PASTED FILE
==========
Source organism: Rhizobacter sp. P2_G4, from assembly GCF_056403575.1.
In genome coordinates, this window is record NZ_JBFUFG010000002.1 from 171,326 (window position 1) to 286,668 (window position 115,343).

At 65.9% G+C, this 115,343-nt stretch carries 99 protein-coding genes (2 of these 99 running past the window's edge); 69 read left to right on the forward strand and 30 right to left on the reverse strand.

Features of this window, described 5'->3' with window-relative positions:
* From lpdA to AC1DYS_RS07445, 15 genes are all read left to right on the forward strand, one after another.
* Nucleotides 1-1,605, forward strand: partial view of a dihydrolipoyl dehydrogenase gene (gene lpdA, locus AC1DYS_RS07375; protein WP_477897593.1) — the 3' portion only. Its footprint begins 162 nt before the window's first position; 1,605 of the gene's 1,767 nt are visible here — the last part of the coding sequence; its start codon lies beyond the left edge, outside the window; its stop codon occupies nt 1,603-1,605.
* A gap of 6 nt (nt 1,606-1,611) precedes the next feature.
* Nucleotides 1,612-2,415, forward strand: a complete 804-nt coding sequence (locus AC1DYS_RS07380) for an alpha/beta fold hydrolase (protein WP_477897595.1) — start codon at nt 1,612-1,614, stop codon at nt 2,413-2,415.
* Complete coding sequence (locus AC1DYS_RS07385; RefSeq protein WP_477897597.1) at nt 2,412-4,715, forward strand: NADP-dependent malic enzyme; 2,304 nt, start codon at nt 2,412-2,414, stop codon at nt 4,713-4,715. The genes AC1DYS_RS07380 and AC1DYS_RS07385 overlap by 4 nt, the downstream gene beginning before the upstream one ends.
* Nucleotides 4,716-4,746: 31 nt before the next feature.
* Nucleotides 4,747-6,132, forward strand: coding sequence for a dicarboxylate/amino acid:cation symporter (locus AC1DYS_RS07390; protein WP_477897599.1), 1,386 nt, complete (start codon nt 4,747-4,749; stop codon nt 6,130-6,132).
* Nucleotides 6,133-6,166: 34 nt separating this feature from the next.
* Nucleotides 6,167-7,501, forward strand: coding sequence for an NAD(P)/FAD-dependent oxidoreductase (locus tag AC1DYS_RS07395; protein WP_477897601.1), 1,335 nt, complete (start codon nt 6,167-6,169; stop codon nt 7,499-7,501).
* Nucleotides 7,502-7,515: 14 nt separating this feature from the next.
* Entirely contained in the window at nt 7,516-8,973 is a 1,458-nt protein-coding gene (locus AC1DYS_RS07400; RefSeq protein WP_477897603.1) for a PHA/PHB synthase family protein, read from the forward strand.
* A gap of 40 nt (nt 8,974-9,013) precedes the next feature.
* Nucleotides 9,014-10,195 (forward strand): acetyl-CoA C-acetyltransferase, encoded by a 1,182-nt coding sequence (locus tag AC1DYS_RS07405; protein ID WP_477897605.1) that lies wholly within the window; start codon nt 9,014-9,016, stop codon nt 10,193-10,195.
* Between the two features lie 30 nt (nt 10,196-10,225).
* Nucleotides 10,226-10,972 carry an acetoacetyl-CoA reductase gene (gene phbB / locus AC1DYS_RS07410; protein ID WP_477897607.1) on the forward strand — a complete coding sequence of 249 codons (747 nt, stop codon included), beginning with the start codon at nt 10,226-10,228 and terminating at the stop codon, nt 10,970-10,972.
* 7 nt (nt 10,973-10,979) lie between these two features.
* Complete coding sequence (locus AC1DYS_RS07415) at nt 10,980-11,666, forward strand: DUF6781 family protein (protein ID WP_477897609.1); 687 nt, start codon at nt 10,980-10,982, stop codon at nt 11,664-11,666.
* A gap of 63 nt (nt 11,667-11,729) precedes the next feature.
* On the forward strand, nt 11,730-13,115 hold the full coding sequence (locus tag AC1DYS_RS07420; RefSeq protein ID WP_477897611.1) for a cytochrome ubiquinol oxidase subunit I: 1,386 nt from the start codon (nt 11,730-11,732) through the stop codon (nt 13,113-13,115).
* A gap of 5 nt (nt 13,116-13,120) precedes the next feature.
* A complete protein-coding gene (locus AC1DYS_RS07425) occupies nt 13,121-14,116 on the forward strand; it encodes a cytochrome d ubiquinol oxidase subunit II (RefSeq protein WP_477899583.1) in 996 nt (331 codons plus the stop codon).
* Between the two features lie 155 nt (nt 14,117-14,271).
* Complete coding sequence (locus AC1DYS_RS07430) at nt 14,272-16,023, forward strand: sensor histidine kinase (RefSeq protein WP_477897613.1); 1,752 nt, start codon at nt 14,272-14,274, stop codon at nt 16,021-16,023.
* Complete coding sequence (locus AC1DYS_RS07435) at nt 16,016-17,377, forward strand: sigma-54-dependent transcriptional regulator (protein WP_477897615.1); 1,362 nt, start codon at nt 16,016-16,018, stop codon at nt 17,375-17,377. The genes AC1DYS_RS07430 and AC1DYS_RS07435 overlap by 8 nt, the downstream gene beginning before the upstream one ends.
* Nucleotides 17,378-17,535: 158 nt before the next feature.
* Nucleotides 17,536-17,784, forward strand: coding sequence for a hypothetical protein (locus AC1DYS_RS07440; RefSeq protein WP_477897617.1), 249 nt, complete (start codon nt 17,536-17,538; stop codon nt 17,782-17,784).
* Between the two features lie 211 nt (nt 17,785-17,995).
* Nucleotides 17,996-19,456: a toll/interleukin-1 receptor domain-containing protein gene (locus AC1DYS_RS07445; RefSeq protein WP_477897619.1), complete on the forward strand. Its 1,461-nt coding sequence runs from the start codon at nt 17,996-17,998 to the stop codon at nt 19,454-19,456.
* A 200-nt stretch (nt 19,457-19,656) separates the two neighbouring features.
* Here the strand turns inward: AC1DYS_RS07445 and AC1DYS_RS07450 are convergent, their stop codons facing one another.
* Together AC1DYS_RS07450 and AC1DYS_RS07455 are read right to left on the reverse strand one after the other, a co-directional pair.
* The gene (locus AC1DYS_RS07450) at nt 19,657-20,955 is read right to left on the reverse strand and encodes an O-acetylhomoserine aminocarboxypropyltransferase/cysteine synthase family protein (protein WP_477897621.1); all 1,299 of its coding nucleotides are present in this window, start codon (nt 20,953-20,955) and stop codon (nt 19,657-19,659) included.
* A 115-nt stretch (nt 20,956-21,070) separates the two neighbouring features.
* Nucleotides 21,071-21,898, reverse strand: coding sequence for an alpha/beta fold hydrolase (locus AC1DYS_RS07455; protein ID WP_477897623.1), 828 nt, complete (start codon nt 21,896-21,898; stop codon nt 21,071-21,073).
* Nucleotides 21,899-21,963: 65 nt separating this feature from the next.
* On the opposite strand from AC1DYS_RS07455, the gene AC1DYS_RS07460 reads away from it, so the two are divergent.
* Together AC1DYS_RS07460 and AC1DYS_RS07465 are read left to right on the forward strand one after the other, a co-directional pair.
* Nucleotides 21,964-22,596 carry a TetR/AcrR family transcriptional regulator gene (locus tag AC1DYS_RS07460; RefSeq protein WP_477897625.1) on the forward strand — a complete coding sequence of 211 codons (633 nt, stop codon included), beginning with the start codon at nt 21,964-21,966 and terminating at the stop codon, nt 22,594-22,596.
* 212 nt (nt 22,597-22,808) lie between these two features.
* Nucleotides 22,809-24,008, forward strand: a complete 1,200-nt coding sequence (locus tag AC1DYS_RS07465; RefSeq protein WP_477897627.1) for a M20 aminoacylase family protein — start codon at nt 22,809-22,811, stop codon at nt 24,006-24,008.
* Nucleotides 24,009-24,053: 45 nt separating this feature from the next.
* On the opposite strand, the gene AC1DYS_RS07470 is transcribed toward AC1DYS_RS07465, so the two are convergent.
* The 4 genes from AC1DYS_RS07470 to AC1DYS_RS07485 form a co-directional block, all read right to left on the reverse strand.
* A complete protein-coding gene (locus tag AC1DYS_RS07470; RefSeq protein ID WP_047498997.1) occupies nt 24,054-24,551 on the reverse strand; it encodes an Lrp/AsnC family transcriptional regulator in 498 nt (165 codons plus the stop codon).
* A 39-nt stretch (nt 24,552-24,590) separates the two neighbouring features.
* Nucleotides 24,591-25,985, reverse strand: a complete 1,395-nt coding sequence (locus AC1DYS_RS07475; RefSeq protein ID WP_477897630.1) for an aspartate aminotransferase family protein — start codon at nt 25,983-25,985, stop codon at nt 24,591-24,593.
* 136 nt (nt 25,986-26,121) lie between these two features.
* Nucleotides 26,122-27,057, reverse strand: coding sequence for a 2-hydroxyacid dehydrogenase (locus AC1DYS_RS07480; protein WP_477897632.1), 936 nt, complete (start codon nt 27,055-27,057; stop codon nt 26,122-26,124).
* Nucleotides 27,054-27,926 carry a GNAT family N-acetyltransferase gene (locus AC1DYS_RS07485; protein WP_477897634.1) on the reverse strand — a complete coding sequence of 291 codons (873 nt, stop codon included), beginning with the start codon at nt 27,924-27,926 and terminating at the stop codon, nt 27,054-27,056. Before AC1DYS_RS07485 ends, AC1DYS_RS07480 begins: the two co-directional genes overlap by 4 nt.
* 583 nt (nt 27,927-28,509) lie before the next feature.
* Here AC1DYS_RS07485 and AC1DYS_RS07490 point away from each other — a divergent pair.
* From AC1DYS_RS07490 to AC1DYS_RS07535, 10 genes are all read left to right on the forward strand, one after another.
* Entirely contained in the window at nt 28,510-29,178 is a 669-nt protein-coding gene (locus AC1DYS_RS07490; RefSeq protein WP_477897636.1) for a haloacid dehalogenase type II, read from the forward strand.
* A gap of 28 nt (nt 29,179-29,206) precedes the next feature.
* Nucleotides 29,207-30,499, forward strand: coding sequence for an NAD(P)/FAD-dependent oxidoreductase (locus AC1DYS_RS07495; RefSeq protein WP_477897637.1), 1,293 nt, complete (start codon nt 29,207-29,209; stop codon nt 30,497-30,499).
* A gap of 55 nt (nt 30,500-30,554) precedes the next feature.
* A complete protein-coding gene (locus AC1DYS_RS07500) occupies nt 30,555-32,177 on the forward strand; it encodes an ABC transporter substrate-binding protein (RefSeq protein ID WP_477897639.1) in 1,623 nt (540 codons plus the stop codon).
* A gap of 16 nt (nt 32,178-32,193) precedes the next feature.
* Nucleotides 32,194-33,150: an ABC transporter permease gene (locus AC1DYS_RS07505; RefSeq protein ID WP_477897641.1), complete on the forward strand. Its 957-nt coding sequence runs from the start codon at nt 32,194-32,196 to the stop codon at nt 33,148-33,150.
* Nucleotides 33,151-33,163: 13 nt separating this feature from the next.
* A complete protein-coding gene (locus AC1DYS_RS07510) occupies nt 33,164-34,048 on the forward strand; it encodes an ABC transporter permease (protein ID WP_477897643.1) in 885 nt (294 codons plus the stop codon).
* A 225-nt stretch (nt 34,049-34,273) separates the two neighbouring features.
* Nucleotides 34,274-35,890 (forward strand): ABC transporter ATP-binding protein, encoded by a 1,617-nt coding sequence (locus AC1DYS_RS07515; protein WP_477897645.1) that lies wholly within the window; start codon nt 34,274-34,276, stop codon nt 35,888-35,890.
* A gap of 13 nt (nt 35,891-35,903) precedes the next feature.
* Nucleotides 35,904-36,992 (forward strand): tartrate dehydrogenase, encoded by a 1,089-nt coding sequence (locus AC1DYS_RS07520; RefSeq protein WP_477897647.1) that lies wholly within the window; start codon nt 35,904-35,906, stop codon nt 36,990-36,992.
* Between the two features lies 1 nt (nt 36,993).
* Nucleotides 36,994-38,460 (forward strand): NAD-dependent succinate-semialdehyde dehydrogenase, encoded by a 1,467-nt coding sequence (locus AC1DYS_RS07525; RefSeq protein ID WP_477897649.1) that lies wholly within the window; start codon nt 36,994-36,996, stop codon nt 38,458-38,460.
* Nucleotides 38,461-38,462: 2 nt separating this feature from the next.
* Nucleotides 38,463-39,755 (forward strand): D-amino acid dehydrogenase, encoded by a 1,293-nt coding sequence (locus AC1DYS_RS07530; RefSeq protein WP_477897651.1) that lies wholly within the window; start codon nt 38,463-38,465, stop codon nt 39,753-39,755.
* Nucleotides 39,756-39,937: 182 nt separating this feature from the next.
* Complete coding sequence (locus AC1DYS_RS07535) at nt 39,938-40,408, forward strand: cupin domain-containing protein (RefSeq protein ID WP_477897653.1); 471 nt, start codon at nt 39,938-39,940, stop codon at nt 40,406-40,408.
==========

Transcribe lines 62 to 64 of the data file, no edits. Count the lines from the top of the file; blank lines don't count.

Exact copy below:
* A gap of 16 nt (nt 32,178-32,193) precedes the next feature.
* Nucleotides 32,194-33,150: an ABC transporter permease gene (locus AC1DYS_RS07505; RefSeq protein ID WP_477897641.1), complete on the forward strand. Its 957-nt coding sequence runs from the start codon at nt 32,194-32,196 to the stop codon at nt 33,148-33,150.
* Nucleotides 33,151-33,163: 13 nt separating this feature from the next.